Compiled by Thomas L. Hollowak
Originally published as a book, the following preface
is by William F. Hoffman:
One of the most important questions to arise during
the preparation of a book of this type is how faithful to be to the original
obituaries. Variant spellings, outright misspellings, and inconsistencies
of names and facts showed up in the original as is inevitable in obituaries
but should they be corrected? Some obvious errors cry out, begging to
be corrected: there is little doubt, for instance, that "KITOWSKA,
Apoolnja Anna" should read "KITOWSKA, Apolonja Anna," and
certainly no great harm would result from changing that entry. But what
about "ZAKES, Katarazyna"? Is "Katarazyna" (like "Barbara"
and "Barbra" in English)? And why is Marjanna Zablocka's granddaughter
named "Debska," but the name of Jakob Zablocki's granddaughter
is given as "Dembska"? Should a compiler choose one form as
correct and use it under both entries?
Any researcher would probably agree that the best policy
for the compiler of a book like this is to change the original data as
little as possible; a researcher can deal with errors taken intact from
the original far more easily than he can with errors introduced into the
data by a well-meaning compiler. For that matter, retaining variant spellings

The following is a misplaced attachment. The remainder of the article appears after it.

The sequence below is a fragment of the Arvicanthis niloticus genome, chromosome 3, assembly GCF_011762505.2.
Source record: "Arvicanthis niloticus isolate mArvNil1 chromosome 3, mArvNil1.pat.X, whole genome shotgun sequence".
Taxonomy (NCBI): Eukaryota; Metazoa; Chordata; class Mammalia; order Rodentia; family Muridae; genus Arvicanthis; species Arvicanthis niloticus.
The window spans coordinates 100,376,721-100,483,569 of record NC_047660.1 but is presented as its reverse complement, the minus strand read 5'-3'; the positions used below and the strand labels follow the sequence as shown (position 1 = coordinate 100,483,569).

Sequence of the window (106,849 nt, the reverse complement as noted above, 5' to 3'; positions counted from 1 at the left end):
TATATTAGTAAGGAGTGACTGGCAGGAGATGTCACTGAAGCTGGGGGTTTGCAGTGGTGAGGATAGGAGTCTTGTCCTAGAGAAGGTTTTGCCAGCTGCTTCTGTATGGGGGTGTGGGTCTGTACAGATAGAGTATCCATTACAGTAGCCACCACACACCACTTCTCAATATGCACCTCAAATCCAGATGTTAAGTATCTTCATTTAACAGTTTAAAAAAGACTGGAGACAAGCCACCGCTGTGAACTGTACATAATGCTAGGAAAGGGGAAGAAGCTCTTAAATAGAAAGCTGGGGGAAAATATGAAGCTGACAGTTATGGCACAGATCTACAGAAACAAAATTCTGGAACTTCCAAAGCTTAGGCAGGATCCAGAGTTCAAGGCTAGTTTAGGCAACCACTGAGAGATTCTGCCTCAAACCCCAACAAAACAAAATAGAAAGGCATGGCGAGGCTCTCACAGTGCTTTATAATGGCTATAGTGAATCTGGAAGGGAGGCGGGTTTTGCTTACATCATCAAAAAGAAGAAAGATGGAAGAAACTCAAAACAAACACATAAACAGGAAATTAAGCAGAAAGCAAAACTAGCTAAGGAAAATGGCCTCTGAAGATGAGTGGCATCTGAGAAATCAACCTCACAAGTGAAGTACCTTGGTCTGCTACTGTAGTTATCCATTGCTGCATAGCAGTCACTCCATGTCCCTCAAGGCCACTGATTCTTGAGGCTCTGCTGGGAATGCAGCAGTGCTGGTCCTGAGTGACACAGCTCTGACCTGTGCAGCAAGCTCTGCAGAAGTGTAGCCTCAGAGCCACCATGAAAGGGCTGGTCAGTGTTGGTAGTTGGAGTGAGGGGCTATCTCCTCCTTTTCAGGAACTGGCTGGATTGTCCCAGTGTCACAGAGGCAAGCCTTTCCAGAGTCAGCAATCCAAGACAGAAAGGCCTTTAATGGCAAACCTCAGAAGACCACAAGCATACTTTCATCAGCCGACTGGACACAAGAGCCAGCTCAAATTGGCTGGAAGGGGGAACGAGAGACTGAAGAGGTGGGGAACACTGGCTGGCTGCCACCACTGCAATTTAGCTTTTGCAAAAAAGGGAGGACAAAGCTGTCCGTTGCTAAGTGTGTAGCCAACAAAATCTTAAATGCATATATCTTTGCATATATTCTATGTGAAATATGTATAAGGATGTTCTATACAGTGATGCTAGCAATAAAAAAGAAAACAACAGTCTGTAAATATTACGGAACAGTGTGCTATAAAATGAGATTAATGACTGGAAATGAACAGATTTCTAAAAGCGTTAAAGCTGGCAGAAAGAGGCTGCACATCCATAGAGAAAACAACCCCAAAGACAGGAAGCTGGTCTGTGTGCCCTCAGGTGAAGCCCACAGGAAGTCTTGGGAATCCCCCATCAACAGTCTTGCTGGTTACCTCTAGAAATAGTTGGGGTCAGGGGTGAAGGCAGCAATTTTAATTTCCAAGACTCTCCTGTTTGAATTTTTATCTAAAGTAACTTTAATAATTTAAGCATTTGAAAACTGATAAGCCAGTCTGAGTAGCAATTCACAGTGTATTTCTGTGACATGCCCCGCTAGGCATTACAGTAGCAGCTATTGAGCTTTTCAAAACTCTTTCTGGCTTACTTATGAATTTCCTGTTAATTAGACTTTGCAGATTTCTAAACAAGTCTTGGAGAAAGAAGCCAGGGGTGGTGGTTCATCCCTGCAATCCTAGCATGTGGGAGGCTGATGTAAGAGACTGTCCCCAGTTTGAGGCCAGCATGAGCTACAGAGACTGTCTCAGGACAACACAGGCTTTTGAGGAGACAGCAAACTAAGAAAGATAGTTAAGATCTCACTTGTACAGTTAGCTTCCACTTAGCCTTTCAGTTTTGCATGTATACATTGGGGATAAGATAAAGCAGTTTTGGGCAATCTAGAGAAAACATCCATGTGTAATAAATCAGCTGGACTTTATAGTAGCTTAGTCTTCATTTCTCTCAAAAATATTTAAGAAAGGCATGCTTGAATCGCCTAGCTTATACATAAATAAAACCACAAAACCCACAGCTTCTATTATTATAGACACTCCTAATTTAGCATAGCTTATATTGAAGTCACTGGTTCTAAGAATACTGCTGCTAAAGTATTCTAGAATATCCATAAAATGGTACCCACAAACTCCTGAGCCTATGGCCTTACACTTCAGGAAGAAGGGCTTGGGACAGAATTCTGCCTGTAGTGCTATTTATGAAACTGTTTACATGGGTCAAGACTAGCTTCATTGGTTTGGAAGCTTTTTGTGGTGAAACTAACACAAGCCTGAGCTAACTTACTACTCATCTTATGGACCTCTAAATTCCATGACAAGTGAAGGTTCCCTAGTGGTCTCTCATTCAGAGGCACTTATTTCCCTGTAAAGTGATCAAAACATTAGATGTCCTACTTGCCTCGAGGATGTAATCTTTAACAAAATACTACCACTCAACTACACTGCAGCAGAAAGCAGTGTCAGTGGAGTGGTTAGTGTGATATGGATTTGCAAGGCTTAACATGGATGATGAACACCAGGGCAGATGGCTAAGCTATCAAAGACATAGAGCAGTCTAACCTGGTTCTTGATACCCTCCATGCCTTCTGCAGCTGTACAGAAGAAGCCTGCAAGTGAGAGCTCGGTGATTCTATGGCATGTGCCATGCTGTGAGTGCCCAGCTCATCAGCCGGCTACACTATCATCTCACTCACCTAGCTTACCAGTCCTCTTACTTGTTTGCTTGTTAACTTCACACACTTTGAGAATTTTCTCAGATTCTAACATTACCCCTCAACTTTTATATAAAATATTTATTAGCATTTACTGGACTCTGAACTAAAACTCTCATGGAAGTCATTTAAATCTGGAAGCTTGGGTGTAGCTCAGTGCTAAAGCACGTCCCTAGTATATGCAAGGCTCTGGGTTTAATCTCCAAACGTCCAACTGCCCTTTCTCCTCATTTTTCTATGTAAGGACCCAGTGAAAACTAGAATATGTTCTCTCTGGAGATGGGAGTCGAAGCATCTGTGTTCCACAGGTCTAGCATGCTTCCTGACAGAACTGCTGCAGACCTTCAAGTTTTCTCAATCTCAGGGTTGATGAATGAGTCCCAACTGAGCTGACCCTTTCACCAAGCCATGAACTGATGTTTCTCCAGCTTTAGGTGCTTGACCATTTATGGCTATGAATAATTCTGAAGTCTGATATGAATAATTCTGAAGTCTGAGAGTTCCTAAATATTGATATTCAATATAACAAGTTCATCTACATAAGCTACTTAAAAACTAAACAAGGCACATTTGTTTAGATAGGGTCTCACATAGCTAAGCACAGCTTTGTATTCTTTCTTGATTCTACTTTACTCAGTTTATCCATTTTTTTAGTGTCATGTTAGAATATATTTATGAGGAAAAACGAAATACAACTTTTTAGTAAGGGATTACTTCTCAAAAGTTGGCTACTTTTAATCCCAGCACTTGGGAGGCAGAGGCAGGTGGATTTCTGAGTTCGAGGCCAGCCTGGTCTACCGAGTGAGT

and facts can sometimes give a researcher valuable clues. Since, in the
example given above, both "Debska" and "Dembska" occur,
and since both are actually pronounced about the same in Polish, it is
entirely possible that the woman in question spelled her name both ways;
so someone trying to find out about her and coming to a dead end looking
under "Debska" could conceivably find more under the name "Dembska"
somewhere else. That all may sound far-fetched, but I think any experienced
researcher would agree that it provides a good reason for altering the
original text as little as possible.
That is why the procedure throughout this book has been
to make only those changes necessary to list names alphabetically in what
would be their standard form in English. Thus various spellings like "Jozefy"
and "Jozefe" have been standardized as "Jozefa," because
those different endings are due to declensional change in Polish, which
is almost impossible to render intelligibly in English; but "ZAKES,
Katarazyna" has been allowed to retain her unusual first name because
that spelling just might be correct and in any event a researching relative
of Mrs. Zakes would be in a better position to ascertain the correct spelling.
The contents of the book were retyped for purposes
of the online database. In keeping with Mr. Hoffman's remarks, I tried
to be faithful to what was actually written in the book. While I hope
they are few, I apologize for any typographical errors I may have introduced.
--James J. Czuchra
The following introduction to the book is by Thomas L.
This work is designed principally as a finding-aid to
deaths that have appeared in Jednosc-Polonia between 1926 and
1946. The index is arranged alphabetically by surname of the subject.
However, other surnames mentioned incidentally in the obituaries have